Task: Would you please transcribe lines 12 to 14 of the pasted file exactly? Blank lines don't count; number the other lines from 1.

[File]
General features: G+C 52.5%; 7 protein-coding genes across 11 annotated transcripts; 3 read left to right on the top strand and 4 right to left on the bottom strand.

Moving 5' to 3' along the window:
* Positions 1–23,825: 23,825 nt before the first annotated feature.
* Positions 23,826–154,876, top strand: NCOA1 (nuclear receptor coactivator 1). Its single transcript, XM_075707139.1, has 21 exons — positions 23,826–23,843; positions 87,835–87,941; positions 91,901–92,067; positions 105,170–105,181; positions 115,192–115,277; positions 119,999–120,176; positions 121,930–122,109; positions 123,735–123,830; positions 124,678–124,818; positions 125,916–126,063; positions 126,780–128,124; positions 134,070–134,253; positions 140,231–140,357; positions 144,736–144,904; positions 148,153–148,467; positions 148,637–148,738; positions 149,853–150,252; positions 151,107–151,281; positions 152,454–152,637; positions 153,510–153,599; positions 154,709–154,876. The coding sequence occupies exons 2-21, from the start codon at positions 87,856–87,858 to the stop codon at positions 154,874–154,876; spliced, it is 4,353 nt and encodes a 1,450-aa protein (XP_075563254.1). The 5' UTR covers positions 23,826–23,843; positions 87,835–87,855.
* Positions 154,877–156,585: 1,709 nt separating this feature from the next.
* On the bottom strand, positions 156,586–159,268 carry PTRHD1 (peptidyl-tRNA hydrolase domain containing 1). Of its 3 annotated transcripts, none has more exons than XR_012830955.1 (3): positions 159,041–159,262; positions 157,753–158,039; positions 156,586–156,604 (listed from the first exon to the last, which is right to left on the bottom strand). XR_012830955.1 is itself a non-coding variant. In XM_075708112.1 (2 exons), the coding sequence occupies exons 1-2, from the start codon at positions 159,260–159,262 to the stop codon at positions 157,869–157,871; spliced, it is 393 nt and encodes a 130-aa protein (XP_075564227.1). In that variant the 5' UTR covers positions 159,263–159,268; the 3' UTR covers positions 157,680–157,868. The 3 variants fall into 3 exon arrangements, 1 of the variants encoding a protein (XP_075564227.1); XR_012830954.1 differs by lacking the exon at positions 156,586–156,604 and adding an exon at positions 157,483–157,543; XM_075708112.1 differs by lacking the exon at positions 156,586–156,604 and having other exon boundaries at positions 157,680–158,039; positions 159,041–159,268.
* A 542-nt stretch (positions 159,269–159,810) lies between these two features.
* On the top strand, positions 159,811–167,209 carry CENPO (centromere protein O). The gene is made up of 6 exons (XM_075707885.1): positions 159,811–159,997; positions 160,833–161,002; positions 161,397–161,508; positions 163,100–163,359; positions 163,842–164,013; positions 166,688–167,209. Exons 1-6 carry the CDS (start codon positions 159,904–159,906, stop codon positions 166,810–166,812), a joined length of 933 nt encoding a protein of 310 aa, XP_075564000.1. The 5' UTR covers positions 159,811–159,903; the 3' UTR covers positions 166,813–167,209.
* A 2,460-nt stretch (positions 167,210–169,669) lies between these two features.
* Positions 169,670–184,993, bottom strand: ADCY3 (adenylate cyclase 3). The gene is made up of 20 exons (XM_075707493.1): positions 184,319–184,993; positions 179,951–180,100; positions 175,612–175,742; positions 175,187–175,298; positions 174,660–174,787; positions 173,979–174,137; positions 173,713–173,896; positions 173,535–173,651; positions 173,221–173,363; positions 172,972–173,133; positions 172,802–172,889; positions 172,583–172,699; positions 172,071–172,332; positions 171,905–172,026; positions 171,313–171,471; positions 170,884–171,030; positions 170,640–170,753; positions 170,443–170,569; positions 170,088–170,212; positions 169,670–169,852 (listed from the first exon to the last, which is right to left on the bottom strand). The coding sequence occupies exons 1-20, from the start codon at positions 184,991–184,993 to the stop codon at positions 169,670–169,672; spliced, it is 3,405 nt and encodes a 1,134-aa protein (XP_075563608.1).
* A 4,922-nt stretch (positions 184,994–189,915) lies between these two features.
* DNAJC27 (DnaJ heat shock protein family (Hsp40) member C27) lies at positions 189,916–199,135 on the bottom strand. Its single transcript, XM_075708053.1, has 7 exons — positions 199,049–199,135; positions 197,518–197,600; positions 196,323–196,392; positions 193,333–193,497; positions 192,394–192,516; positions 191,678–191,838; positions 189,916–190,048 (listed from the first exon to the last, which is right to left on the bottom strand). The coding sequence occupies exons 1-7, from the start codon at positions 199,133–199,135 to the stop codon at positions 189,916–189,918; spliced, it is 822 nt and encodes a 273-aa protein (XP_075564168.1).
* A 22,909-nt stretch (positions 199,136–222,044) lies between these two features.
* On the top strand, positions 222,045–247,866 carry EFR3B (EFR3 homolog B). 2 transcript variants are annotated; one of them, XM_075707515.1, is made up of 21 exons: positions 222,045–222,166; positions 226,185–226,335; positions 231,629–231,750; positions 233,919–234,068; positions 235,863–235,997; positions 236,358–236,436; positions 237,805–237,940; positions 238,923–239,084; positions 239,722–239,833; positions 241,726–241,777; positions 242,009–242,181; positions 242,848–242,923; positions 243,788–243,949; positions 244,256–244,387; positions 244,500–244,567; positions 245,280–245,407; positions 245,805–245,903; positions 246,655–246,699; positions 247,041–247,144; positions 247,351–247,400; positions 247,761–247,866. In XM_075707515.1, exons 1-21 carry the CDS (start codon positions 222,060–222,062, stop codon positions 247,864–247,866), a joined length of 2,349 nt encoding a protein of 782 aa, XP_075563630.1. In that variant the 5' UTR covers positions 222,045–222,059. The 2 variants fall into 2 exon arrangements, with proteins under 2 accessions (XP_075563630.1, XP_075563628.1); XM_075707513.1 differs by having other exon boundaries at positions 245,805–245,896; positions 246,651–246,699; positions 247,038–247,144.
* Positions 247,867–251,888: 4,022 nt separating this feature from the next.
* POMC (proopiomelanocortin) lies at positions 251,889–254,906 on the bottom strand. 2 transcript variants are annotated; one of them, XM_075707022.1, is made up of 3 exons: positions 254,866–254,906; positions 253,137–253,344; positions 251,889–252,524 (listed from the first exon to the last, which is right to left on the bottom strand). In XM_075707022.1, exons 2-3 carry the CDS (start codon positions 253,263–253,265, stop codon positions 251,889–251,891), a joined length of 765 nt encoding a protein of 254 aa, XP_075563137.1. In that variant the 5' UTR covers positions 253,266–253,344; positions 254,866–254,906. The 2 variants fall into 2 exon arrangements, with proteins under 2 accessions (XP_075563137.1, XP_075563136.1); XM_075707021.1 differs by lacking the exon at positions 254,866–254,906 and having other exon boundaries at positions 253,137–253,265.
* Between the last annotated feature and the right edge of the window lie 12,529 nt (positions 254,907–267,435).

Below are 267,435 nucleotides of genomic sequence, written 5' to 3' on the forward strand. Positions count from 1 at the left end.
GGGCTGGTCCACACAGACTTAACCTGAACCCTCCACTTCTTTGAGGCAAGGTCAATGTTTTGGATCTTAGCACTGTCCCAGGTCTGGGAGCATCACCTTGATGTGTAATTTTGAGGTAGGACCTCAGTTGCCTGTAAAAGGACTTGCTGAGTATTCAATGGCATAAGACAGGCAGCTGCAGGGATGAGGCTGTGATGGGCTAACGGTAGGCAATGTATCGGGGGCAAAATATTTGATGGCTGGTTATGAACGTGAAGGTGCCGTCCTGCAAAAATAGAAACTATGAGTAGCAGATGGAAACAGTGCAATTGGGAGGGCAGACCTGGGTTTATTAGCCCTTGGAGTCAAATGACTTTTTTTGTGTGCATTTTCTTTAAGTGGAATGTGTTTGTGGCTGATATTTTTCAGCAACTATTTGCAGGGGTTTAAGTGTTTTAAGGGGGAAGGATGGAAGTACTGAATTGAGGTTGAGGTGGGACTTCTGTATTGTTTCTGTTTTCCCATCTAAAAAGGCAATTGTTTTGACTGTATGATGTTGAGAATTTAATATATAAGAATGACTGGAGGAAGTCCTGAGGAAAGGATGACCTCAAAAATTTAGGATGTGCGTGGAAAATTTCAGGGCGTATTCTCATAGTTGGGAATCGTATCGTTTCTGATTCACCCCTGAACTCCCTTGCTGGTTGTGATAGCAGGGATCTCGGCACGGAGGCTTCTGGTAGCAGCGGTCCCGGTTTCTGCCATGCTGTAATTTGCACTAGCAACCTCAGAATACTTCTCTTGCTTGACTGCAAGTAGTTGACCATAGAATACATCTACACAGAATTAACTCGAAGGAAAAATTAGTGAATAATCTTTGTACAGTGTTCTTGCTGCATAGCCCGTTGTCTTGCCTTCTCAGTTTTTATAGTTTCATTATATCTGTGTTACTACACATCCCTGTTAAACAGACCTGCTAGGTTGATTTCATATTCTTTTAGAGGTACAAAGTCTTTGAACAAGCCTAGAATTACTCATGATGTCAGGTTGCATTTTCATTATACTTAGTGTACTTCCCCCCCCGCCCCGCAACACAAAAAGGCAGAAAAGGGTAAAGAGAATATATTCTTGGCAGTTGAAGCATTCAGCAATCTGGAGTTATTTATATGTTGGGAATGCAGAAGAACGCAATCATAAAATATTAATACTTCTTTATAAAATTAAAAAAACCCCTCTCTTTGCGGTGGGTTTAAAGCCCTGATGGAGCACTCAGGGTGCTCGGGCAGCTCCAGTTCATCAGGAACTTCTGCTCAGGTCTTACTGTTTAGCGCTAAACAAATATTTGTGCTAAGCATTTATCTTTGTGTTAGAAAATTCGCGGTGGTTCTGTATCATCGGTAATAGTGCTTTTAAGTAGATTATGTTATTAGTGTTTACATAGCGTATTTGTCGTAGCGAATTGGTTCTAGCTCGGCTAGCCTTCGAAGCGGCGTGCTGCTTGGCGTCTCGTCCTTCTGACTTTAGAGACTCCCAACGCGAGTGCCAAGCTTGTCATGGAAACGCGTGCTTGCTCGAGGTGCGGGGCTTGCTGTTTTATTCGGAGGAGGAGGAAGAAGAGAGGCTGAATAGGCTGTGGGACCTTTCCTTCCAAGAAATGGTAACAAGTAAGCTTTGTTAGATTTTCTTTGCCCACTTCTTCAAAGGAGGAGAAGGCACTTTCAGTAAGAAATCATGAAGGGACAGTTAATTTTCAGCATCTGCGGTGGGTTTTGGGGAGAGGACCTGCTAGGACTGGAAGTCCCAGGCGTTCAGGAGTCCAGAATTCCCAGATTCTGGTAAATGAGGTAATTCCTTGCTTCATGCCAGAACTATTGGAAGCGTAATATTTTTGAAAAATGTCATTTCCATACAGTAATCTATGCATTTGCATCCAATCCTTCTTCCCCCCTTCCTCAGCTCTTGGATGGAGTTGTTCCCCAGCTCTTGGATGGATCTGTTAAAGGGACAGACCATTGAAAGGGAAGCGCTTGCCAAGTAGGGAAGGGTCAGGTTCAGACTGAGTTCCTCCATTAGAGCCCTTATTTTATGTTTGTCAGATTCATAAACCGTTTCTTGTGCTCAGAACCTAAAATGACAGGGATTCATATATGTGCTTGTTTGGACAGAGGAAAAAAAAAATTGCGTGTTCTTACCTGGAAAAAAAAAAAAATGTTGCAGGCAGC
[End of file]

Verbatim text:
* DNAJC27 (DnaJ heat shock protein family (Hsp40) member C27) lies at positions 189,916–199,135 on the bottom strand. Its single transcript, XM_075708053.1, has 7 exons — positions 199,049–199,135; positions 197,518–197,600; positions 196,323–196,392; positions 193,333–193,497; positions 192,394–192,516; positions 191,678–191,838; positions 189,916–190,048 (listed from the first exon to the last, which is right to left on the bottom strand). The coding sequence occupies exons 1-7, from the start codon at positions 199,133–199,135 to the stop codon at positions 189,916–189,918; spliced, it is 822 nt and encodes a 273-aa protein (XP_075564168.1).
* A 22,909-nt stretch (positions 199,136–222,044) lies between these two features.
* On the top strand, positions 222,045–247,866 carry EFR3B (EFR3 homolog B). 2 transcript variants are annotated; one of them, XM_075707515.1, is made up of 21 exons: positions 222,045–222,166; positions 226,185–226,335; positions 231,629–231,750; positions 233,919–234,068; positions 235,863–235,997; positions 236,358–236,436; positions 237,805–237,940; positions 238,923–239,084; positions 239,722–239,833; positions 241,726–241,777; positions 242,009–242,181; positions 242,848–242,923; positions 243,788–243,949; positions 244,256–244,387; positions 244,500–244,567; positions 245,280–245,407; positions 245,805–245,903; positions 246,655–246,699; positions 247,041–247,144; positions 247,351–247,400; positions 247,761–247,866. In XM_075707515.1, exons 1-21 carry the CDS (start codon positions 222,060–222,062, stop codon positions 247,864–247,866), a joined length of 2,349 nt encoding a protein of 782 aa, XP_075563630.1. In that variant the 5' UTR covers positions 222,045–222,059. The 2 variants fall into 2 exon arrangements, with proteins under 2 accessions (XP_075563630.1, XP_075563628.1); XM_075707513.1 differs by having other exon boundaries at positions 245,805–245,896; positions 246,651–246,699; positions 247,038–247,144.